Resource Box: The different financial institutions in the country play a very important role in determining the economy of the nation. Some of the different types of financial institutions in India, other than the Reserve Bank of India (RBI) include commercial banks, private sector banks, SEBI, credit rating agencies and insurance companies.  

Unique Restaurants in Mumbai

We all have been to restaurants throughout our lives, but wouldn’t you want to visit a funky, out-of-the-box styled restaurant as well? Wouldn’t it be cool to dine in a Shikhara or even an ice-lounge; or perhaps have your food while sitting in a rickshaw? Mumbai is a place where you not only can eat in luxurious restaurants and even find small quaint cafes as well; but you can also find extremely ‘unusual’ places to dine at.
Not only will you find good food with great music in most of the restaurants in the city; but you will experience a different ambience in each place.
Some of the unusual but unique restaurants in Mumbai that you might want to try out include:
1) KongPoush - Flavour of Kashmir, Goregaon: Apart from the breath-taking view of Kashmir, the state’s delectable cuisine adds to the list of the country’s regional food favourites. Located on a rather inconspicuous street (BEST Colony Road) near Oshiwara Bus Depot in Goregaon (W) KongPoush is a popular joint for people to get their hands on Kashmir’s rich and meaty food. Having a chef from Jammu and Kashmir who prepares the meal, there is also a wide variety of vegetarian cuisine as well. An air-conditioned restaurant, there are many popular Kashmir delights to savour on. 
2) 21 Fahrenheit, Andheri: Have you ever dined in a restaurant having the temperature at -6 degrees? Probably not! 21 Fahrenheit, located in Andheri is one such place. Not only this, you are given a thick warm jacket, warm boots and a pair of gloves to wear! With everything inside the lounge made of ice; whether it is the seat, the stringed curtains or the wall; one immediately forgets that they are in Mumbai!                  
3) Firangi Dhaba, Andheri: Rickshaw’s are meant for daily transport, right; but how would you like to eat in one? Sounds strange; but Firangi Paani in Andheri offers you this experience.  With old lanterns, film posters, glass patchwork wall, kites and other kitschy pieces that form a backdrop you can enjoy a continental fare as well as authentic dhaba da khana (authentic Punjabi-style). Interesting highlights of this restaurant include the cart-converted table and funky cut-outs of Salman and Aishwarya and the sewing-machine converted table.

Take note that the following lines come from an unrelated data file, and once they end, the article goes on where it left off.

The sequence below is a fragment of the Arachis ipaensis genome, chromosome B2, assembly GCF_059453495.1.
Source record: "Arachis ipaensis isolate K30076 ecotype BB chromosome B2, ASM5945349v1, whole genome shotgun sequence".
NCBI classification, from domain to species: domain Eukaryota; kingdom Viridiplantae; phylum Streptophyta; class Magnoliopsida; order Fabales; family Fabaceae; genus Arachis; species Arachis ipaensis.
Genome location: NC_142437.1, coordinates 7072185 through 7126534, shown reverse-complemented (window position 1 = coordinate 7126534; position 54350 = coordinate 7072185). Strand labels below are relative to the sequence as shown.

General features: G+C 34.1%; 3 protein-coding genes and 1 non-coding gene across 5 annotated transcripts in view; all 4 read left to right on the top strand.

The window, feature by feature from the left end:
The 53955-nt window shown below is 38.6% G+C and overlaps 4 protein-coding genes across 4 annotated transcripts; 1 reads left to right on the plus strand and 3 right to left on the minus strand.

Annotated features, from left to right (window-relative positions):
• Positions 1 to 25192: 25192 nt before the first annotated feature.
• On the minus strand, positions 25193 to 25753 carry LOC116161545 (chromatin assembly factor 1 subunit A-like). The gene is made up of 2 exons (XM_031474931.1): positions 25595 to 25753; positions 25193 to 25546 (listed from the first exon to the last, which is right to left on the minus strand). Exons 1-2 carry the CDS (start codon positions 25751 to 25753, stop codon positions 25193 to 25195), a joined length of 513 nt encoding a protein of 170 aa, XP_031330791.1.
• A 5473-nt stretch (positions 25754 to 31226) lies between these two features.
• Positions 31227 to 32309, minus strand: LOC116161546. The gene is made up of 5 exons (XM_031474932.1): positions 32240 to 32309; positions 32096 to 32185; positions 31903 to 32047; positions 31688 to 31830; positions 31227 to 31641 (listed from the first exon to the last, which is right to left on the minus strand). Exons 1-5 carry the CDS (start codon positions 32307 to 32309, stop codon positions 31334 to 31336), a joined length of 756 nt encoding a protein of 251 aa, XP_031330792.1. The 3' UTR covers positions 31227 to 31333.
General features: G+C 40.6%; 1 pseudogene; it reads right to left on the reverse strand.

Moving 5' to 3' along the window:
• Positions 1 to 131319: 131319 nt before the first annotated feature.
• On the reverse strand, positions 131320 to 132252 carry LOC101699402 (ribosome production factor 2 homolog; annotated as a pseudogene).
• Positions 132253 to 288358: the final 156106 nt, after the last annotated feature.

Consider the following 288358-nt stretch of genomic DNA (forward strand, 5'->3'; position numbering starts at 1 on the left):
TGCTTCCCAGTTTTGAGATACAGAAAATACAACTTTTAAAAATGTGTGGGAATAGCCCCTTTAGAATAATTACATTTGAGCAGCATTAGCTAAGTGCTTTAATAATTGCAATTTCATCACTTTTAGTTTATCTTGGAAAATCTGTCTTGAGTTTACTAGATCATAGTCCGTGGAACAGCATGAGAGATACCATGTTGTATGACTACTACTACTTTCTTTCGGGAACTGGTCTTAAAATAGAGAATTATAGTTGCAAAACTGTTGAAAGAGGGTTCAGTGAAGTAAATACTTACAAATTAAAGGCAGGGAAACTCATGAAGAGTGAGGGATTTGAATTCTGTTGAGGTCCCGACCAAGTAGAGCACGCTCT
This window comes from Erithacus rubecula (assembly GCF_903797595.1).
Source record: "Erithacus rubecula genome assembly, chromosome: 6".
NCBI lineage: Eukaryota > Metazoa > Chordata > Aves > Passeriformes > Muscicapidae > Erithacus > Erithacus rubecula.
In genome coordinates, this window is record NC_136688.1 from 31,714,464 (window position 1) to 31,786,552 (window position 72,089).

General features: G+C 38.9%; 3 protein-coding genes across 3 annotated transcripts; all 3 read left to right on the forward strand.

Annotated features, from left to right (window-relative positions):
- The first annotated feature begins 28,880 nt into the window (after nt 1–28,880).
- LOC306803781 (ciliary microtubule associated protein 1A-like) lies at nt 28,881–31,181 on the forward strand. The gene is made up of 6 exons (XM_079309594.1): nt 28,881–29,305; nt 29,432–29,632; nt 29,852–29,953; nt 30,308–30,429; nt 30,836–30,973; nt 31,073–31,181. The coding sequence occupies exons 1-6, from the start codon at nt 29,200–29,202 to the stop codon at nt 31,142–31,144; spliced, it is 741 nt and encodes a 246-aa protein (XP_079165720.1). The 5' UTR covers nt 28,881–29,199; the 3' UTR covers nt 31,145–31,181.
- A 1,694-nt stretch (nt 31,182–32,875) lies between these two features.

4) Aer Bar and Lounge, Four Seasons Hotel, Worli: A restaurant located at the 34th floor of the hotel, Four Seasons, the Aer Bar and Lounge offers a refreshing panoramic view of the city which never sleeps. Having futuristic furniture which lends a lounge feel that is cosy this restaurant is the perfect place to enjoy a cocktail along with a mezze platter.  


Summary: Mumbai is a city having restaurants which are popular for its global cuisines. Some of the unique restaurants in Mumbai include KongPoush, 21 Fahrenheit, Firangi Dhaba and Aer Bar and Lounge. Not only are they unusual restaurants but offer you a unique experience.

Sunday, 22 June 2014

Up-close with Mira Nair…/Films Seen through Mira’s Lens…/Mira speaks up about her films…/A Glimpse through Indian Society…

Hailing from a life led in three different places- Mira Nair has made her impact world-wide. This realistically driven film-director captures the rhythm behind her career as a film-director to Karina Pandya.

 Many Stories in India are just crying out to be made, and famous International and National film director Mira Nair loves to tell a good story no matter what the genre is. “Everyone has lost someone, everyone has been a parent or a child, everyone has been somewhere in that tapestry”, claims well-known Indian born and New York based film director Mira Nair, about her recent film The Namesake which won credential awards three years in a row.

Born to both Indian parents Mira Nair has led a very conservative life.
Mira Nair studied in the Delhi University and then went to the United States to study sociology at Harvard, where she received a scholarship. While at Harvard her focus drifted to documentary film. She describes documentary as "a marriage of my interests in the visual arts, theatre, and life as it is lived"

Right from then, Nair was active in political street theatre and performed for three years in an amateur drama company as an actor, beginning her artistic career as an actor before turning her attention towards film direction.

 “Actors are always at the mercy of directors and their vision of the world. I wanted to be the one in control - telling the story, controlling the light, the gesture and the frame.
Today she is one the nation’s leading film directors with not only appreciation in India but is known worldwide for her films.

"What is really important to me is a sense of humor and a mischief about life. Life is just too boring otherwise.

I like to be unabashed, which is an Indian trait, both emotionally and visually. It's important to have a circus to play with…

I grew up in a very small town which is remote even by Indian standards. I always dreamed of the world.”

    Committed to telling stories that are rarely heard, Mira Nair started film Production Company,”Mirabai Films, Inc. in 1989. Mirabai Films Inc. is committed to creating films that question cultural barriers and depict worlds that are both true to their culture and universal in their appeal. Salaam Bombay, her debut film from Mirabai Films Inc. was nominated for an Academy Award, Golden Globe, and BAFTA Award for Best Foreign Language Film.

   “I want to question what the outside is and who defines it.
I often find those that are considered to be on the outside extremely inspiring.”
    Since its inception, Mirabai Films, Inc. has produced Mississippi Masala; The Perez Family; Kama Sutra: A Tale of Love, My Own Country; The Laughing Club of India; Monsoon Wedding; Still, The Children Are Here; Vanity Fair; The Namesake, and Migration. These award-winning films have enjoyed worldwide distribution and have been received as innovative, bold films that effortlessly mix reality with entertainment. Besides these, documentary films like Jama Masjid Street Journal, Children of a Desired Sex, and India Cabinet all acclaimed recognition focusing on realistic emotions people have felt due to havocs in the society.